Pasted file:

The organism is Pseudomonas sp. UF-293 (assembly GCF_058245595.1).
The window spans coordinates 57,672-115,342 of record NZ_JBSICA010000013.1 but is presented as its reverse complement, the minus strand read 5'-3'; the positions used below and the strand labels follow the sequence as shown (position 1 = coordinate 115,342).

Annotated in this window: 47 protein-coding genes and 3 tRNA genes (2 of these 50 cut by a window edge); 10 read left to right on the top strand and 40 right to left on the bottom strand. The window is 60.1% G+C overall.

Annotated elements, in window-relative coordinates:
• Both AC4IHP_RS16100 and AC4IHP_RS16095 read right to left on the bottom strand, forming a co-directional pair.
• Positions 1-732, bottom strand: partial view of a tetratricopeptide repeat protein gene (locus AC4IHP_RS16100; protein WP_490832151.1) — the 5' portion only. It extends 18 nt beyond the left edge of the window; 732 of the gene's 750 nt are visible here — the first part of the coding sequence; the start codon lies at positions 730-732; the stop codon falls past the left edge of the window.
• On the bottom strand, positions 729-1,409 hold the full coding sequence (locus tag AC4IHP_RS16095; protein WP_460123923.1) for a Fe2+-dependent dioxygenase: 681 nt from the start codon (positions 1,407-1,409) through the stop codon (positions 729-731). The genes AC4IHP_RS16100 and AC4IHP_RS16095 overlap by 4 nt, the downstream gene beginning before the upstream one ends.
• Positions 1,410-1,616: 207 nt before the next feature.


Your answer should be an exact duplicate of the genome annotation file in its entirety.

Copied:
The organism is Pseudomonas sp. UF-293 (assembly GCF_058245595.1).
The window spans coordinates 57,672-115,342 of record NZ_JBSICA010000013.1 but is presented as its reverse complement, the minus strand read 5'-3'; the positions used below and the strand labels follow the sequence as shown (position 1 = coordinate 115,342).

Annotated in this window: 47 protein-coding genes and 3 tRNA genes (2 of these 50 cut by a window edge); 10 read left to right on the top strand and 40 right to left on the bottom strand. The window is 60.1% G+C overall.

Annotated elements, in window-relative coordinates:
• Both AC4IHP_RS16100 and AC4IHP_RS16095 read right to left on the bottom strand, forming a co-directional pair.
• Positions 1-732, bottom strand: partial view of a tetratricopeptide repeat protein gene (locus AC4IHP_RS16100; protein WP_490832151.1) — the 5' portion only. It extends 18 nt beyond the left edge of the window; 732 of the gene's 750 nt are visible here — the first part of the coding sequence; the start codon lies at positions 730-732; the stop codon falls past the left edge of the window.
• On the bottom strand, positions 729-1,409 hold the full coding sequence (locus tag AC4IHP_RS16095; protein WP_460123923.1) for a Fe2+-dependent dioxygenase: 681 nt from the start codon (positions 1,407-1,409) through the stop codon (positions 729-731). The genes AC4IHP_RS16100 and AC4IHP_RS16095 overlap by 4 nt, the downstream gene beginning before the upstream one ends.
• Positions 1,410-1,616: 207 nt before the next feature.